Sail into Venice on board the Royal Clipper

14th April 2016


If you’re asked what your favourite cruise port is, the chances are that Monaco, Kotor, and the Caribbean may spring to mind. However, none of these are architecturally as beautiful as the Italian sanctuary known as Venice. As you arrive at the cruise terminal on board the Royal Clipper, it doesn’t take long before you become truly mesmerised vast number of palaces, cathedrals and churches. This week, we take a look at some of the must-see landmarks to visit during your time in Venice.



It is worth noting that Venice is the world’s only pedestrianised city – with no cars and no roads anywhere in sight. Walking is an option when it comes to finding the best way to explore this city, but, undoubtedly, it is much more traditional and elegant to travel by water taxi. There is a total of 177 canals that thread through this floating city, which can carry you to each of Venice’s 118 islands.

Doge’s Palace

Doge's Palace

One aspect of Venice, that will become clear upon arrival, is how much the city has been influenced by various empires throughout history. Doge’s Palace is a stunning masterpiece of Gothic architecture, which began construction in the 9th century – when Doge Angelo Partecipazio moved to the seat of government in Rivoalto (now known as Rialto).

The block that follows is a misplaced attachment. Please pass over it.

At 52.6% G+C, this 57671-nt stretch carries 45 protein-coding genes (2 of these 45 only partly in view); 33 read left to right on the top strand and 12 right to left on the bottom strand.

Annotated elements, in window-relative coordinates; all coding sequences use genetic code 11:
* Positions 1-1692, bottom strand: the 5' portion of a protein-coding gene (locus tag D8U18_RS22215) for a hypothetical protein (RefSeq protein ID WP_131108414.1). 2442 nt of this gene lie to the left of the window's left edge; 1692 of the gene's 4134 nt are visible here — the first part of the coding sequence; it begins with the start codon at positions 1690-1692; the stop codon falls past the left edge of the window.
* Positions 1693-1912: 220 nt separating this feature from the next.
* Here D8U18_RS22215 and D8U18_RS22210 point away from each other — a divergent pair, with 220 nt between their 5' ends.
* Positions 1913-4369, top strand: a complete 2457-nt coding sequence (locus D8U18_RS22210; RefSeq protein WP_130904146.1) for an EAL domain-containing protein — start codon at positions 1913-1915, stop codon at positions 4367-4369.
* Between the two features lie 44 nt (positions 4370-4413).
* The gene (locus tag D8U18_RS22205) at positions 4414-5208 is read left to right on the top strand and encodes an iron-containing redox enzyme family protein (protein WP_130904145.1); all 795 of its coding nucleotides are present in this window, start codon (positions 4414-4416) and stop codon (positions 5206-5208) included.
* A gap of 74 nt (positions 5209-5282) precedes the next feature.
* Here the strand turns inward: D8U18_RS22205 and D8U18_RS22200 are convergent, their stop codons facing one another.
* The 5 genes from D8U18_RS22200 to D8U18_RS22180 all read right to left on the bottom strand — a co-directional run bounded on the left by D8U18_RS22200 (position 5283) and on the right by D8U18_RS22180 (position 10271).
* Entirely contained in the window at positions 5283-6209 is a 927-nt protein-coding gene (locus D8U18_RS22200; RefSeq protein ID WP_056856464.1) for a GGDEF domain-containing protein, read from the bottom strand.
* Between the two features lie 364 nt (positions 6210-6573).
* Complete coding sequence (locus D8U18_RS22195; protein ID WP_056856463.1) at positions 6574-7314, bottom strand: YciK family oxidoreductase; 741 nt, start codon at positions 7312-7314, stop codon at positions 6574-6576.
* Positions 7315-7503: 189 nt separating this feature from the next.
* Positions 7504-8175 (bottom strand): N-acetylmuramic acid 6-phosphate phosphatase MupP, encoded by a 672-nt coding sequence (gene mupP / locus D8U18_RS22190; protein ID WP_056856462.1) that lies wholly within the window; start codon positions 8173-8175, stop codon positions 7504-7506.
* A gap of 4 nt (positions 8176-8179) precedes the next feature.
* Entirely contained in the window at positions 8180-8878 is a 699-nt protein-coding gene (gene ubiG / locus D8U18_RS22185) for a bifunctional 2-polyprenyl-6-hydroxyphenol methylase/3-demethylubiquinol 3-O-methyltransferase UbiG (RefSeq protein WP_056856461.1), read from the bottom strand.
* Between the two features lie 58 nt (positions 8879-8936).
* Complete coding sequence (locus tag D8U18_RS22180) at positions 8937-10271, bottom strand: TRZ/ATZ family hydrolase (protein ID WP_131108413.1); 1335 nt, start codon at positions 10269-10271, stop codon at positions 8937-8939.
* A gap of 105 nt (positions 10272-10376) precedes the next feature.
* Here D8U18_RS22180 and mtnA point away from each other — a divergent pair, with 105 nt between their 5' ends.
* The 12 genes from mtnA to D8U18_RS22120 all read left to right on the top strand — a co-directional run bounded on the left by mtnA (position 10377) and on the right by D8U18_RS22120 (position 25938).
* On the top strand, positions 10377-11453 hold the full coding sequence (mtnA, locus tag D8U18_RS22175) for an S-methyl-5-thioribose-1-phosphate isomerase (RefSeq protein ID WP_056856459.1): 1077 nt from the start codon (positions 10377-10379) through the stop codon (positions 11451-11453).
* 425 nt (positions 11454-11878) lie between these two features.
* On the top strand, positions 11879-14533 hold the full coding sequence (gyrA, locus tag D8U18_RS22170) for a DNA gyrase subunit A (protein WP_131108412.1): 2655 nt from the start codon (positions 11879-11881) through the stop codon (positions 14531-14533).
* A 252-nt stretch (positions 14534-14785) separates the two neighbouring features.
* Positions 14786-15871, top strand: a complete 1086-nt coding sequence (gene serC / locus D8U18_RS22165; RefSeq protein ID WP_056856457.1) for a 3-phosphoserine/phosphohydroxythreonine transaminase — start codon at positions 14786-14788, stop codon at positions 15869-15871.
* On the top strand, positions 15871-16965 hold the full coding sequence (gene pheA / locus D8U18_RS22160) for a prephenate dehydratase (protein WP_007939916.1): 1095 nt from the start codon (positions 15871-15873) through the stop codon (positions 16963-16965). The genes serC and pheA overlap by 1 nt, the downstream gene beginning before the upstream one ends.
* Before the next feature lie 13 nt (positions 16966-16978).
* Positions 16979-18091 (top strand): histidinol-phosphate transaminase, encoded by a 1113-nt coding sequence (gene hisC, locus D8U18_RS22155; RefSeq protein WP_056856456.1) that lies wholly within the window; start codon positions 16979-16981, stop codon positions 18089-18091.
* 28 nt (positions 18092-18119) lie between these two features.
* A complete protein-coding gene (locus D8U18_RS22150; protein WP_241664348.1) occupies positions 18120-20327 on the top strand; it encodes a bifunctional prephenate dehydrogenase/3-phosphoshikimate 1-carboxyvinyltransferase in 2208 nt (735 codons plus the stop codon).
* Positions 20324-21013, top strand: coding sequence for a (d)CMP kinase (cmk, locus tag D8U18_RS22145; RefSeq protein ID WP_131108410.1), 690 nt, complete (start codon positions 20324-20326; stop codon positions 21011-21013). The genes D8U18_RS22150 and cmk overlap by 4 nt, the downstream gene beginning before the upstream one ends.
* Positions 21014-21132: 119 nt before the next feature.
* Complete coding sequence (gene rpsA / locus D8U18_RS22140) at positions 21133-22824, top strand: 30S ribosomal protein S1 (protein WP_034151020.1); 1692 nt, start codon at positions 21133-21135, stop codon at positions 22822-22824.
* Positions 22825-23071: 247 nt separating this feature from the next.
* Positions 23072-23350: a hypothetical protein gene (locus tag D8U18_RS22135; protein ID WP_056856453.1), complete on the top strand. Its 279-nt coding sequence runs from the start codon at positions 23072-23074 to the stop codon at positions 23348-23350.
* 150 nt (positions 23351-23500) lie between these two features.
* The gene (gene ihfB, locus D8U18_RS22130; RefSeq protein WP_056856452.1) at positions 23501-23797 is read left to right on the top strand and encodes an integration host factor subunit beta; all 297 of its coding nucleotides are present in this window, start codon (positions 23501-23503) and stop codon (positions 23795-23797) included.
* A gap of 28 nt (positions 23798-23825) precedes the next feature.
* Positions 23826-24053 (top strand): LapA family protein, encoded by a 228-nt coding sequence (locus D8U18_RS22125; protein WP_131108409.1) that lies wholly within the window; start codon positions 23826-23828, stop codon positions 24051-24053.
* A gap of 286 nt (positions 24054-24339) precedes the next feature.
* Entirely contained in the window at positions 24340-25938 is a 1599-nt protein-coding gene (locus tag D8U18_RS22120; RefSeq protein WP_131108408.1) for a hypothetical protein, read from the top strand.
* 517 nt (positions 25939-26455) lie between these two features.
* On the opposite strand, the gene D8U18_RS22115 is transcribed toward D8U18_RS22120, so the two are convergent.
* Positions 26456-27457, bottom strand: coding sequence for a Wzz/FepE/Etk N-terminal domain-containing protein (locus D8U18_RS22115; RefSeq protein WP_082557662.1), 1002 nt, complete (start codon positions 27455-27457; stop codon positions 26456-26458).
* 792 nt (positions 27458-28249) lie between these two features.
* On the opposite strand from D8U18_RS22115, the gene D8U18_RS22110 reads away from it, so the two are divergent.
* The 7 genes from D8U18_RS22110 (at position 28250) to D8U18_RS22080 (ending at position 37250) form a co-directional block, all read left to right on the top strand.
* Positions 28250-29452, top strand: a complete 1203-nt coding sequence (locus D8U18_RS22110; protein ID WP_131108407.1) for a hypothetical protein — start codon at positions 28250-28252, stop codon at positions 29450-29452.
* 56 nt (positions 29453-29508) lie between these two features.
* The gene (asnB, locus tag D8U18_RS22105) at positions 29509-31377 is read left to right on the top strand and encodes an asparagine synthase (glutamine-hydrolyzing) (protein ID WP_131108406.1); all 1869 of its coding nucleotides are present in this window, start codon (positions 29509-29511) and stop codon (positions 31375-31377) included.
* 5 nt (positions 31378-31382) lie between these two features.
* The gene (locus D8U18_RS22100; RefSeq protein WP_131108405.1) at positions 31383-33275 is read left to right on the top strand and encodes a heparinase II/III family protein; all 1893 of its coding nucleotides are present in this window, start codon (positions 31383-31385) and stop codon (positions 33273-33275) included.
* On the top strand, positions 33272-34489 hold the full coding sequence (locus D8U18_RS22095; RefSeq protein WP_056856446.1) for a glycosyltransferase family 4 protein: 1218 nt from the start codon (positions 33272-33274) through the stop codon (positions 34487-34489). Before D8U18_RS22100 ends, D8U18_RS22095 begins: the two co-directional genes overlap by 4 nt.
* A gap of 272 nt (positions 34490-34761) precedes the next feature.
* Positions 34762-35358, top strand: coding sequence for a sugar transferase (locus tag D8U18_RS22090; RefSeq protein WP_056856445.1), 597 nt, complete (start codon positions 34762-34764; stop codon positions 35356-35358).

It has been influenced throughout history and was renovated and occupied multiple times prior to 1923 when it was opened as a museum. It is made up of 14th and 15th-century foundations, as well as Renaissance and Mannerist additions.

Rialto Bridge and Market

Rialto Bridge

You may notice this iconic bridge whilst journeying via gondola or you may notice it whilst visiting the Rialto market. Either way, this iconic bridge has become enshrined in the history and culture of Venice. The current bridge, built in 1591, replaced an old wooden bridge when it collapsed in 1524. The Rialto is certainly a hive of activity within the city, with many bustling markets selling produce including fruit, vegetables and fish.


Saint Mark's Basilica

Sadly, many of Venice’s churches were destroyed by a fire in the 15th century, but fortunately many of them were later rebuilt. San Giacomo di Rialto was the sole surviving landmark of the fire and, as a result, is possibly the oldest church in Venice. Built in 421, this church is renowned for its red pillars and golden accents.

Another church certainly worth visiting during your time in Venice is Saint Mark’s Basilica and will be one of the highlights of your visit. There are many treasures held within the walls of this fascinating church, including the famous gilded bronze horses.

Passengers on board selected cruises to Italy, Montenegro, Croatia itineraries will be able to experience the magnificent city of Venice. Sailing around the Western Mediterranean on board the Royal Clipper, guests will be able to visit other stunning destinations including Rome, Corfu, Dubrovnik and Hvar.

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